Managing the third stage of labour

Management of the third stage of labour and your options

Whilst you may have delivered your baby in the second stage of labour, there’s still a lot happening as you enter the third stage of labour. In this blog, we’ll talk about what the third stage is, what happens during this time, how long it will last and how it will be managed by your midwife and birthing team.

What is the third stage of labour

There are three stages of labour. The first is when your cervix opens, the second is when you birth the baby and the third stage of labour occurs after your baby has been born. It is the full delivery of the placenta. Understanding the different stages can prepare you for giving birth. You’ll know what to expect and how things will be handled by your midwife.

How will the third stage of labour be managed?

There are two main ways that the third stage of labour will be managed. These are active management and physiological management.

Physiological management in the third stage

Generally speaking, physiological management is offered to you as a choice in certain circumstances. Following a discussion of the risks and benefits with you by your midwife, you can make an informed decision. There are occasions when physiological management is not recommended, but again this will be discussed with you. After you’ve delivered your baby, your body releases the hormone oxytocin which makes the uterus contract. This helps the placenta separate and move through the birthing canal.

Midwives will use this natural process, along with gravity, contractions and your body’s ability to push to help the placenta come out. To enable this, they may ask you to sit in an upright position. Skin-to-skin contact with your baby will help your body create more oxytocin, helping to speed up the process.

It could take up to an hour, not normally longer and during this time your midwife will monitor your blood loss. Once the placenta is expelled, the umbilical cord will be cut and clamped.

Physiological management will often be the preferred method, especially if you’re at a lower risk of blood loss. You can move to active management at any point.

It is however largely safe to receive for you and your baby, you will have the opportunity to discuss this option of pain relief with your midwife to enable you to make an informed choice.

    Active management in the third stage of labour

    If you’re at a higher risk of blood loss, your midwife will discuss your options with you to help you make an informed decision and choose the safest option. Active management to help deliver your placenta involves the injection of a drug into your thigh called syntometrine which mimics your body’s release of oxytocin.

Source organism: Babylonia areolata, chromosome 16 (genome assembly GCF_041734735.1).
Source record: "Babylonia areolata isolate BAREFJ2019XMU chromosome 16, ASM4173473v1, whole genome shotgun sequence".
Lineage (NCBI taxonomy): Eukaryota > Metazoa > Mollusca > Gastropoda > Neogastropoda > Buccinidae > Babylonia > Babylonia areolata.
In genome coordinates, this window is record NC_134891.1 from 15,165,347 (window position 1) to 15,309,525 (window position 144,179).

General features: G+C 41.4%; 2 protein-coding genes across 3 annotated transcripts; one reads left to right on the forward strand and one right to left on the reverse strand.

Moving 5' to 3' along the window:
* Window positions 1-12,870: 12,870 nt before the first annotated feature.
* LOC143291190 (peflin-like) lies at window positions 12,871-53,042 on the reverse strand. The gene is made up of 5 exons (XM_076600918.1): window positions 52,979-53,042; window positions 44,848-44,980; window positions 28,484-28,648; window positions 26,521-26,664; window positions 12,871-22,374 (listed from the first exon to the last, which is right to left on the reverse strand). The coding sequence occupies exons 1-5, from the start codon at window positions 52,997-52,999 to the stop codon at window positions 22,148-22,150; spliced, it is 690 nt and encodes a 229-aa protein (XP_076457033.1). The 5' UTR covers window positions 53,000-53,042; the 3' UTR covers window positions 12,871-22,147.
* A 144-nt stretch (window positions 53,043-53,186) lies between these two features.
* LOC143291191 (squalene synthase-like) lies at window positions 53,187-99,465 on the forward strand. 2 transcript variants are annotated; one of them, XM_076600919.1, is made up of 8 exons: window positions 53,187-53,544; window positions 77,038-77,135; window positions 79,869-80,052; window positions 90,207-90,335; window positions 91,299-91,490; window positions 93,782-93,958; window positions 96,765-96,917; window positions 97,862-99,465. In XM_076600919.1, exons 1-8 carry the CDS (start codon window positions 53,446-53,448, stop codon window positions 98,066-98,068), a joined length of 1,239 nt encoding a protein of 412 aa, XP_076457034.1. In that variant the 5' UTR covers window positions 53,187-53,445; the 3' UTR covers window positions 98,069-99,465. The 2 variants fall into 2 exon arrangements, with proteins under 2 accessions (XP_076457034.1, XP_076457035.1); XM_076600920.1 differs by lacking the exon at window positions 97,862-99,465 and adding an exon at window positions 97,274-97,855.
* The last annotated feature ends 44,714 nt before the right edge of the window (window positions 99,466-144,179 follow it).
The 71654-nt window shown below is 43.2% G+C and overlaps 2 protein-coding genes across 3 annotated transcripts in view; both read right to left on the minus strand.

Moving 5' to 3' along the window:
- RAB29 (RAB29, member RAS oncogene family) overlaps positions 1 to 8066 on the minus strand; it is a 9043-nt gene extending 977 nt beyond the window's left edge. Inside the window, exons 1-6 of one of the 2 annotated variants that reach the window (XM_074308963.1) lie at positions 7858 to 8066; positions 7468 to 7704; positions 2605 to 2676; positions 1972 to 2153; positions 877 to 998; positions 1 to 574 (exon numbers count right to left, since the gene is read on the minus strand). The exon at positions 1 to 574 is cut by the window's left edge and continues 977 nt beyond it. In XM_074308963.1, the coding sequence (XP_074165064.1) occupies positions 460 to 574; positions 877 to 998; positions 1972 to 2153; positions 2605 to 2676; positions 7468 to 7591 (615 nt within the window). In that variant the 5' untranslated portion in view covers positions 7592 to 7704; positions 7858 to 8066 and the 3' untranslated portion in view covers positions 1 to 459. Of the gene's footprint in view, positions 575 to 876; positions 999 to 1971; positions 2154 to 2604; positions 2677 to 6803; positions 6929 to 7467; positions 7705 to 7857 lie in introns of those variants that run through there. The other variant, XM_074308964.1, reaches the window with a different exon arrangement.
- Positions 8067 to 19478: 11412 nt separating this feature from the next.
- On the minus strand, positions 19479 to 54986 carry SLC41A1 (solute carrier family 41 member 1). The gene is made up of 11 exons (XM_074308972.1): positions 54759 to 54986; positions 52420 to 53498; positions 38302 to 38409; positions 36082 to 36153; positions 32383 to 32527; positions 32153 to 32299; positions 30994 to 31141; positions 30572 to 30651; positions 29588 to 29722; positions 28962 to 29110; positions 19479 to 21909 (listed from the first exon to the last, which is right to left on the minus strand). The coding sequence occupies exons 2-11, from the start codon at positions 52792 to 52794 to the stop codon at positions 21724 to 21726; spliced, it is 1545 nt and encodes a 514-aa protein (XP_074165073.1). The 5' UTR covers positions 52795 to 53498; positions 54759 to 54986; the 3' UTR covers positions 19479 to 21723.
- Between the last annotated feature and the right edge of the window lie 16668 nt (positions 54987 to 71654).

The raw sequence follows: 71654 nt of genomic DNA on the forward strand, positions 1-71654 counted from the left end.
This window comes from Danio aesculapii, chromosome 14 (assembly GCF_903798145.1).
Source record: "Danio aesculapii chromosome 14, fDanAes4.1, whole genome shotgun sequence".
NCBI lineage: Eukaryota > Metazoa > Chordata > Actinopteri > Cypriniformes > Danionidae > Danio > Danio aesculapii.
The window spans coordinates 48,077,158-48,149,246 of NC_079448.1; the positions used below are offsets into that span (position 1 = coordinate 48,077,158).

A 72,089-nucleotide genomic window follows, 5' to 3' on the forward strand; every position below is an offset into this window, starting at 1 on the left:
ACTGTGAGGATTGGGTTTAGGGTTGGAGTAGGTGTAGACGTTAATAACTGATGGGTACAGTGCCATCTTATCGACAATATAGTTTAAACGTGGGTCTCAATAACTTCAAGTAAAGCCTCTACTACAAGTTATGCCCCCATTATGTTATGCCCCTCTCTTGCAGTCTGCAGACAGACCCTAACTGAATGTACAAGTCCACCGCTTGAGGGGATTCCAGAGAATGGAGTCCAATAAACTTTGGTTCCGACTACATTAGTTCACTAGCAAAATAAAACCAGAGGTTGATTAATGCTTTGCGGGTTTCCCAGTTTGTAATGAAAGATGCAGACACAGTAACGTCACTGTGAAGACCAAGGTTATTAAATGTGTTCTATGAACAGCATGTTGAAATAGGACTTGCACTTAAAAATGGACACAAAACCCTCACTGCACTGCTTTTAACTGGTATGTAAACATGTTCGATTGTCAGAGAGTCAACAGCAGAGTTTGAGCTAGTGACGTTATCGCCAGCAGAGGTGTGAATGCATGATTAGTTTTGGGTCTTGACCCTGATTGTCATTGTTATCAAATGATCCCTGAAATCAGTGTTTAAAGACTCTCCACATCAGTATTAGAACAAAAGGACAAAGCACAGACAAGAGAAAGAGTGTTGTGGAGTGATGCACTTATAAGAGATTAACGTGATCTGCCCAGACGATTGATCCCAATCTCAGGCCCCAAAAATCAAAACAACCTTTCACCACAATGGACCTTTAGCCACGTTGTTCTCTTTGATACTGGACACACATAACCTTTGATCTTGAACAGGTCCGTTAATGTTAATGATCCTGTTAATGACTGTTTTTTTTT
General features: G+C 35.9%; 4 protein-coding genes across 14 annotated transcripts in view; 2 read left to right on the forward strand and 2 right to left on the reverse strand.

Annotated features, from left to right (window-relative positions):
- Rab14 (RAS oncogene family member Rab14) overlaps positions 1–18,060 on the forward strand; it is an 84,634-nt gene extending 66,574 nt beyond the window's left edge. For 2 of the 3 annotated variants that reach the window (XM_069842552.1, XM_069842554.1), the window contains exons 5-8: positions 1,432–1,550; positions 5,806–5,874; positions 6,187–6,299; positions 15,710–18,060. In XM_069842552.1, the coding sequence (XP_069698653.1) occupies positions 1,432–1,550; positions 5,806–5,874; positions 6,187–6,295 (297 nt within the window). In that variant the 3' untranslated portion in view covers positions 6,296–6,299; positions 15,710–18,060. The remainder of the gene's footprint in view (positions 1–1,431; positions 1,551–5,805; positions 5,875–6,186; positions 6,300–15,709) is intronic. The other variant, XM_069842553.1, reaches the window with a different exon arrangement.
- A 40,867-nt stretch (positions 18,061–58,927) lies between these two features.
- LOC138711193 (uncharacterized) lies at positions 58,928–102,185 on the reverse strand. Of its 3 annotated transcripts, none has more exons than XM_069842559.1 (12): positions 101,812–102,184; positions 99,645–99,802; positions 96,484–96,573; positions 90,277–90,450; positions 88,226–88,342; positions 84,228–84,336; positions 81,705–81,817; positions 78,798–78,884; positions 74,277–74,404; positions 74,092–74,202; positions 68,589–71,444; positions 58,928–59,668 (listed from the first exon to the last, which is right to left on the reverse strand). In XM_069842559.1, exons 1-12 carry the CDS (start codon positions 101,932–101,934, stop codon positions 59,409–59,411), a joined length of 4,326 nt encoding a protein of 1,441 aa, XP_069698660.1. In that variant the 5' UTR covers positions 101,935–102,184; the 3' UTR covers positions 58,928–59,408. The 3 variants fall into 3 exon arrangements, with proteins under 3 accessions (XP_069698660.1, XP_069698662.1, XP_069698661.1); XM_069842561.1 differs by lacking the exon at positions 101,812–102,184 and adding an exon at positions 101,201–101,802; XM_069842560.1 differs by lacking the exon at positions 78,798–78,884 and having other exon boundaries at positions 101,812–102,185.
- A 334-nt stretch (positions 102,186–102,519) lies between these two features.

The drug encourages the delivery of the placenta and normally within 30 minutes of having it, the placenta should come out. During that time the midwife will apply a gentle, guarded pressure on your lower abdomen just above your pubic bone (a bone at the top of your pelvis) and gently guide the placenta to deliver by placing gentle traction on the umbilical cord to encourage the placenta to deliver.

    The injection may make you feel sick and vomit but it lowers the risk of heavy blood loss. But it’s not uncommon to feel quite nauseous after you birth your baby.

      What happens if my placenta doesn’t come out?

      If all of your placenta or part of it remains inside the womb, this is known as a retained placenta. Should this happen, a doctor will carry out a vaginal examination and you’ll be placed on an intravenous drip.

      If after a few hours, the placenta hasn’t been expelled, you’ll likely have it removed under a spinal anaesthetic and be under observation at an obstetric ward. It’s really important that all of the placenta is removed. Any particles left in the uterus can lead to complications and infection.

        You deserve to enjoy your labour, birth, and parenthood journey.

        Know what to expect, feel in control, and be heard with our online, midwife-led hypnobirthing course.

        About bitbaby

        While you're here, we'd love to tell you a bit about us.

        A regular pattern of movements is a key indicator of your baby's well-being during pregnancy.

        Women don't always know how to recognise a regular pattern of movements for their baby and don't know what they should be checking for. This leads to increased anxiety. When they do think something isn't quite right, they don't feel confident and they doubt themselves so don't seek advice straight away.

        We're developing a device that will monitor your baby's movements during pregnancy from 24 weeks onwards so that you can have a better understanding of your baby's regular pattern of movements.

        To read more helpful blogs visit our pregnancy blog.

          Help us develop bitbaby

          We are looking for feedback on our device and would love to hear your thoughts. Sign up to get involved.

          Are you currently pregnant?

          By clicking ‘Subscribe’ you agree to Terms & Conditions

          Help us develop bitbaby

          We are looking for feedback on our device and would love to hear your thoughts. Sign up to get involved.